It has been my experiance that most people like the dead-tree reading experience more than the eRead experience. If you provide a link to a ebook and a link to a shopping site for a real paper book. The paper book link gets more hits. I like ebooks because it is available immediately, I can bookmark it, I can change the size of the text and I can hilight and explore words with google. I get more out of it. Note that I still have a book on my nightstand at all times tho. I find that people are not interested in buying a eBook or excerpt. I wouldn't pay for any electronic text. If I like an ebook I will buy the paperbook before I will buy the eBook, even if it is more expensive.
    I hope this helps with your research. Now, give me the remaining posts and I will take your survey
     
  5. Mojo

    Mojo Rocket Ranger

    Joined:
    Jul 29, 2008
    C'mon, Skwirlinator -- she's a girl! We can cut her some slack.

    Took the poll -- pretty quick and painless. (y)
     
  6. Webster

    Webster The Red Tarheel

    Joined:
    Dec 7, 2007
    Location:
    Morganton, NC
    (y) Welcome, rachelM!
     
  7. Tom

    Tom An Old Friend

    Joined:
    Dec 6, 2004
    Location:
    Gulf Coast
    Well, she has made two posts and both of them are in this topic.
    She's not trying very hard.

    As a matter of principle I cannot take the survey until the remaining 23 posts are made.
    If I see any action from her it will affect my decision.
     
  8. Tom

    Tom An Old Friend

    Joined:
    Dec 6, 2004
    Location:
    Gulf Coast
    Note: If she wants to copy and paste the survey questions I could persude myself to answer them here then go fill in the blanks when she meets the qualifications I set personally.

    (I think Kevin has unlocks set at 10) I am by no means attempting to override CoolSciFi's rules.
    It is a personal thing I am doing because for a science fiction forum we haven't been doing to well.
     
  9. Tom

    Tom An Old Friend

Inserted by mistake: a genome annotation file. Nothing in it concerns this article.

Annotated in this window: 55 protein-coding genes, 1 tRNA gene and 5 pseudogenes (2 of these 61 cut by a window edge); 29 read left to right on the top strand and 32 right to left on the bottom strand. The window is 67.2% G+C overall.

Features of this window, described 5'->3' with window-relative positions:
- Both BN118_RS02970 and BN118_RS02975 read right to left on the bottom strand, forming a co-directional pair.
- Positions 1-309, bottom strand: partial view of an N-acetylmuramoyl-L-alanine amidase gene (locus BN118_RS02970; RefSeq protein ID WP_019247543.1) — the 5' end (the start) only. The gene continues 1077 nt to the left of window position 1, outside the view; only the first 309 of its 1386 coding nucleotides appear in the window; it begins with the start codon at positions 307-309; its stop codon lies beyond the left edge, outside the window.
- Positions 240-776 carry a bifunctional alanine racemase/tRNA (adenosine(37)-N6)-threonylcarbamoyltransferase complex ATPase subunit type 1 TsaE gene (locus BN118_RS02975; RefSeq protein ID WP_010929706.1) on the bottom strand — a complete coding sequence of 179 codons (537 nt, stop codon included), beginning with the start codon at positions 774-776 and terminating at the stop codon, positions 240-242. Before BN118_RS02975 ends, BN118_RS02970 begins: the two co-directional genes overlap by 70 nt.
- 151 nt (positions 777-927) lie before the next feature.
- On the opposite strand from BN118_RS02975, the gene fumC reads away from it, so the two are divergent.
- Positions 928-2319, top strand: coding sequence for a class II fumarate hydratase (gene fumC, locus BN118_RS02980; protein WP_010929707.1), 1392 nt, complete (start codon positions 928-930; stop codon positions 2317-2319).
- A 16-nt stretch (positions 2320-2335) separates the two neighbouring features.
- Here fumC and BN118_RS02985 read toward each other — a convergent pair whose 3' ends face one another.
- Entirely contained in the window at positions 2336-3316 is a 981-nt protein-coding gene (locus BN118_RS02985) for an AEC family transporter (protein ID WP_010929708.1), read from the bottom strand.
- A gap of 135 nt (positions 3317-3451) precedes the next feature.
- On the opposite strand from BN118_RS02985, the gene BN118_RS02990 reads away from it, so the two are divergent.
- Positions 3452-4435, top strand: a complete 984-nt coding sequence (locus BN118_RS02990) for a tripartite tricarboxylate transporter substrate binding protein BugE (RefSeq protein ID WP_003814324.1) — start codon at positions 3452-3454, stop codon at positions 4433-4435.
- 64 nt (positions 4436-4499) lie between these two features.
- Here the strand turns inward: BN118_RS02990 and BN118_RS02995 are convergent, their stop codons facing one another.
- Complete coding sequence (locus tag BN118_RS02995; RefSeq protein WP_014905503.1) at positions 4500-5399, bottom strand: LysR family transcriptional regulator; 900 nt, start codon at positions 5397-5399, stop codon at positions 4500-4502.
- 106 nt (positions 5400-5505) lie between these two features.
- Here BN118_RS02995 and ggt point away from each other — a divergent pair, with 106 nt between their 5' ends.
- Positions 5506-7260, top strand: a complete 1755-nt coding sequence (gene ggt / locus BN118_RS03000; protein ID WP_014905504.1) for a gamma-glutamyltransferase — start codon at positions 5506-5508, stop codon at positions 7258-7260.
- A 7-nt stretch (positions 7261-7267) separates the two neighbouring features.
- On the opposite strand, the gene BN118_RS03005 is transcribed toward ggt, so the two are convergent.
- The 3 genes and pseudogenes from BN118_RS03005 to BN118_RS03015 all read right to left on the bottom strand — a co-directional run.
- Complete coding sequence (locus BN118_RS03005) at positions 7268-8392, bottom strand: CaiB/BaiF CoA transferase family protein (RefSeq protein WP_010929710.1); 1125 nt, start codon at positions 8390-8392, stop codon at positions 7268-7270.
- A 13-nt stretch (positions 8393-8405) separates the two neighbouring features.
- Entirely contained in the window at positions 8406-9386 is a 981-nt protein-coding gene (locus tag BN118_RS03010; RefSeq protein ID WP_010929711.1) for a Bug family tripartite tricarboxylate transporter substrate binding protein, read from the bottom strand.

Joined:
    Dec 6, 2004
    Location:
    Gulf Coast
    Submitted by Capt. Xerox on August 21, 2008
    http://www.theendoftheuniverse.ca/

    The probloggers over at IO9 had an interesting debate recently about YA science fiction novels. One argued for them, saying they would save the genre, while another argued against them.
    The positive viewpoint noted that the science fiction audience is aging. Judging from the sea of white hair and balding heads that I see in front of me at science fiction convention panels, I'd have to agree. He notes that exposing young readers to books with sci-fi themes will only serve to indoctrinate a new generation of fans.
    Judging from the experience in my house, I would have to agree. My oldest son is only 8 and he's already reading YA novels and has even read a few adult novels, mostly media tie-ins. Now he's been asking about some of the books on my shelves, so I say score one for the YA novel.
    The opposing author's main argument against YA novels is that it artificially separates the generations and it is only a type of niche marketing. He's also annoyed that he feels that the books in these sections are not meant for him. Boo hoo.
    If you're looking for some new YA novels to buy, here's a roundup of some recent titles. Remember, they're not just for kids anymore, unless your the curmudgeon over at IO9.
     
  10. Tim

    Tim Creative Writer

    Joined:
    Jan 16, 2005
    Location:
    England
    Done, only was a couple of minutes. Gotta support the academics!